Generally speaking dumpsters are on private property and you have the same rights to protect your property interests as you would with someone trespassing/ damaging any other portion of your property. If the dumpster is on property owned by the overall store/ complex owner they have a right to protect their property. And in the case of the dumpster being in the public right-of-way...not normally the case...the municipality has an interest in not allowing that sort of activity. It might also...

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  8. Easement dispute with neighbor, WA State

    Answered about 6 years ago.

    1. Roy Earl Morriss
    1 lawyer answer

    Your situation is all about the word 'exclusive'. The vast majority of easements are 'non-exclusive', most easements don't even mention those words because there is a presumption that an easement is non-exclusive unless it is stated otherwise. In this case, the grantee apparently has an exclusive easement - though there might be some question of that based on the way the easement is worded, it should probably state clearly that it is an exclusive easement. But, if he does have an exclusive...

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  9. Can Natural Growth Area be adversely possessed?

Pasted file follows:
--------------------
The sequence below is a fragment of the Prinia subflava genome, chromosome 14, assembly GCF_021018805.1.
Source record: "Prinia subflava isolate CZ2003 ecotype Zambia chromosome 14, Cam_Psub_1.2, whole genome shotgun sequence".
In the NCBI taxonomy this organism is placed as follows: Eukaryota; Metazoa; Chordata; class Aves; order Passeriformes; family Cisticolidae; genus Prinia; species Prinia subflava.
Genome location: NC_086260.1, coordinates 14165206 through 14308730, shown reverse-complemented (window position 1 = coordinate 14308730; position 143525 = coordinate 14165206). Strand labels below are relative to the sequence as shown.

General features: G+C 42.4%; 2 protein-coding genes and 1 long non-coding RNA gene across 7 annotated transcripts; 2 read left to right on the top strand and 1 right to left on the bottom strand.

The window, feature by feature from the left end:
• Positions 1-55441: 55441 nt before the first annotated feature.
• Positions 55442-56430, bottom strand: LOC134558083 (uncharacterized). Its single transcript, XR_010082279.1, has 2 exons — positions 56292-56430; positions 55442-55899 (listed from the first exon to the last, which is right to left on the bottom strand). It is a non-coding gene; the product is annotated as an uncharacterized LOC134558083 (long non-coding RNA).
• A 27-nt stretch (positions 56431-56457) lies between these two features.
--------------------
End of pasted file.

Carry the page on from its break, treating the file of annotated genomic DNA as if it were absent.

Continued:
Answered over 4 years ago.

    1. Roy Earl Morriss
    2. Kevin Lee Britt
    2 lawyer answers

    From the information provided, it appears that property owners adjacent to your condominium complex are now encroaching onto property owned by the Association...an NGPA area which was most likely - depending on the age and jurisdiction - set aside as a seperate tract. The property being encroached upon would belong to the Association. The Association has a couple of duties here...first, they have a duty to protect the NGPA - this is a stautory duty which is either noted on the face of the...

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  10. Washington D.O.T has filed a claim against me

    Answered almost 2 years ago.

    1. Roy Earl Morriss
    2. Shawn B Alexander
    2 lawyer answers

    My first question would be - was there a law suit? Were you served with papers at some point? If so, did you answer the law suit? This sounds like they sued you and you defaulted...if not, I am hard pressed to see any legal avenue for them to send some amount of damages to collections. I would be happy to hear the rest of the story and see if there is something you can do...my offices are near you - in Everett, WA.